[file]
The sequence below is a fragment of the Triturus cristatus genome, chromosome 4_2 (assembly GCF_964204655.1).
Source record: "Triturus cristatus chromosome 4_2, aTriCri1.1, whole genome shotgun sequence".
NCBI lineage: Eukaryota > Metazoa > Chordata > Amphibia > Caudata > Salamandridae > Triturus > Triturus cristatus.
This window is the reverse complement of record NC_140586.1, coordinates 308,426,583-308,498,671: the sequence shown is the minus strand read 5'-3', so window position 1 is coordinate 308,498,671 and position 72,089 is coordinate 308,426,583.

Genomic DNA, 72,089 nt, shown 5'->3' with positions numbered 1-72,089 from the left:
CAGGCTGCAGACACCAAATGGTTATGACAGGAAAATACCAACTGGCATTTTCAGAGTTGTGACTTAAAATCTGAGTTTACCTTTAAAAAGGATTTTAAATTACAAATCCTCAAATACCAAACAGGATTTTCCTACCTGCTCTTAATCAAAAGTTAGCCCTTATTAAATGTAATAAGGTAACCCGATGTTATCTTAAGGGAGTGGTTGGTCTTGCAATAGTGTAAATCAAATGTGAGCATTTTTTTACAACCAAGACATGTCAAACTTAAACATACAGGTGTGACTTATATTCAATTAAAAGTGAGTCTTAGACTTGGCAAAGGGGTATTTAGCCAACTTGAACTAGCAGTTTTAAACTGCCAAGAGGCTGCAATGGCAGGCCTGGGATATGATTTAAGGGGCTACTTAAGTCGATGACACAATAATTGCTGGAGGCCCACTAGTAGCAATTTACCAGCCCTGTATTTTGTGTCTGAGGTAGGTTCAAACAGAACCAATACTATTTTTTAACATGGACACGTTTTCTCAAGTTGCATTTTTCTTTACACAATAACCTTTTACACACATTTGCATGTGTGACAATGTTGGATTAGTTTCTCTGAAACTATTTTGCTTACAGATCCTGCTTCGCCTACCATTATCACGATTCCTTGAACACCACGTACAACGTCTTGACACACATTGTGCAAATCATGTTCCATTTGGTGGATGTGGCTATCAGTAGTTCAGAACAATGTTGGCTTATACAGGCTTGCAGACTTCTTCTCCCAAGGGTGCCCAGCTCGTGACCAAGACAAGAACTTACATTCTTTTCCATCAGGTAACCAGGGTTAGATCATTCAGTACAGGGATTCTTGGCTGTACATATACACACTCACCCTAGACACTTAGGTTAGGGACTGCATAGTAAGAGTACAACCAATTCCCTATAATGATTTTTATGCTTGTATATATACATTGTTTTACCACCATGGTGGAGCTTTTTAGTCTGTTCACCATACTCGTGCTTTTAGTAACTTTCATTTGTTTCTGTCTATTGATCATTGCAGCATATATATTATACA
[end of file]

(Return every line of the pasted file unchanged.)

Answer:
The sequence below is a fragment of the Triturus cristatus genome, chromosome 4_2 (assembly GCF_964204655.1).
Source record: "Triturus cristatus chromosome 4_2, aTriCri1.1, whole genome shotgun sequence".
NCBI lineage: Eukaryota > Metazoa > Chordata > Amphibia > Caudata > Salamandridae > Triturus > Triturus cristatus.
This window is the reverse complement of record NC_140586.1, coordinates 308,426,583-308,498,671: the sequence shown is the minus strand read 5'-3', so window position 1 is coordinate 308,498,671 and position 72,089 is coordinate 308,426,583.

Genomic DNA, 72,089 nt, shown 5'->3' with positions numbered 1-72,089 from the left:
CAGGCTGCAGACACCAAATGGTTATGACAGGAAAATACCAACTGGCATTTTCAGAGTTGTGACTTAAAATCTGAGTTTACCTTTAAAAAGGATTTTAAATTACAAATCCTCAAATACCAAACAGGATTTTCCTACCTGCTCTTAATCAAAAGTTAGCCCTTATTAAATGTAATAAGGTAACCCGATGTTATCTTAAGGGAGTGGTTGGTCTTGCAATAGTGTAAATCAAATGTGAGCATTTTTTTACAACCAAGACATGTCAAACTTAAACATACAGGTGTGACTTATATTCAATTAAAAGTGAGTCTTAGACTTGGCAAAGGGGTATTTAGCCAACTTGAACTAGCAGTTTTAAACTGCCAAGAGGCTGCAATGGCAGGCCTGGGATATGATTTAAGGGGCTACTTAAGTCGATGACACAATAATTGCTGGAGGCCCACTAGTAGCAATTTACCAGCCCTGTATTTTGTGTCTGAGGTAGGTTCAAACAGAACCAATACTATTTTTTAACATGGACACGTTTTCTCAAGTTGCATTTTTCTTTACACAATAACCTTTTACACACATTTGCATGTGTGACAATGTTGGATTAGTTTCTCTGAAACTATTTTGCTTACAGATCCTGCTTCGCCTACCATTATCACGATTCCTTGAACACCACGTACAACGTCTTGACACACATTGTGCAAATCATGTTCCATTTGGTGGATGTGGCTATCAGTAGTTCAGAACAATGTTGGCTTATACAGGCTTGCAGACTTCTTCTCCCAAGGGTGCCCAGCTCGTGACCAAGACAAGAACTTACATTCTTTTCCATCAGGTAACCAGGGTTAGATCATTCAGTACAGGGATTCTTGGCTGTACATATACACACTCACCCTAGACACTTAGGTTAGGGACTGCATAGTAAGAGTACAACCAATTCCCTATAATGATTTTTATGCTTGTATATATACATTGTTTTACCACCATGGTGGAGCTTTTTAGTCTGTTCACCATACTCGTGCTTTTAGTAACTTTCATTTGTTTCTGTCTATTGATCATTGCAGCATATATATTATACA